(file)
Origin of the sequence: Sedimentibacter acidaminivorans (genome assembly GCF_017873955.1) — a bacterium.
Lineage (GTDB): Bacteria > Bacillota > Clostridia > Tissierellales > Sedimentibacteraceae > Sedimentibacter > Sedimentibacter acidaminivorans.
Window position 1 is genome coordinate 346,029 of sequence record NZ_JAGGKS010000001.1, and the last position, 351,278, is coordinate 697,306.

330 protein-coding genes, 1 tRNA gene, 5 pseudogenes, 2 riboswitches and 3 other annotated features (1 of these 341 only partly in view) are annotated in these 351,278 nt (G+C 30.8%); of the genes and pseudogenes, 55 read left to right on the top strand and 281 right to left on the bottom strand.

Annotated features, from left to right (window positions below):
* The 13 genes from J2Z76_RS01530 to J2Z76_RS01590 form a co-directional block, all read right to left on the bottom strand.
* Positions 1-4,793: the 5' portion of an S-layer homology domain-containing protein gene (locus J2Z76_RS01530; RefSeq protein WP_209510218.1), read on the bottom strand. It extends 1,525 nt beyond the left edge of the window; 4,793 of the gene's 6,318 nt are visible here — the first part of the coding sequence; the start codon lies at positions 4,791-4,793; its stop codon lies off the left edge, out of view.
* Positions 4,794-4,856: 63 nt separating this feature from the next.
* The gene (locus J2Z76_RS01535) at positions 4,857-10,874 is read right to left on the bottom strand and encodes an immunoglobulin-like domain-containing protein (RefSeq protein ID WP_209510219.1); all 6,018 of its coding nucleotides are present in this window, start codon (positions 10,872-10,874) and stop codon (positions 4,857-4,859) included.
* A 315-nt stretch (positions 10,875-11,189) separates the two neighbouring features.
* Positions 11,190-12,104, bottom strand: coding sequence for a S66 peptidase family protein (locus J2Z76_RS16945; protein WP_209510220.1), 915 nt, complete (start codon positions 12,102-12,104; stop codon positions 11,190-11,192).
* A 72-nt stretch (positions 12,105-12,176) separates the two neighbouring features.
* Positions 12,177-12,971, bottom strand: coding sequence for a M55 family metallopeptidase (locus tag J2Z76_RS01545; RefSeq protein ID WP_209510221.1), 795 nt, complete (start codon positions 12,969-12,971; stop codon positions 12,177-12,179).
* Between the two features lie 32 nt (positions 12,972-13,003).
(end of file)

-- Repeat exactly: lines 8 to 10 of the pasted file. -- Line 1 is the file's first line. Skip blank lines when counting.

* Positions 4,794-4,856: 63 nt separating this feature from the next.
* The gene (locus J2Z76_RS01535) at positions 4,857-10,874 is read right to left on the bottom strand and encodes an immunoglobulin-like domain-containing protein (RefSeq protein ID WP_209510219.1); all 6,018 of its coding nucleotides are present in this window, start codon (positions 10,872-10,874) and stop codon (positions 4,857-4,859) included.
* A 315-nt stretch (positions 10,875-11,189) separates the two neighbouring features.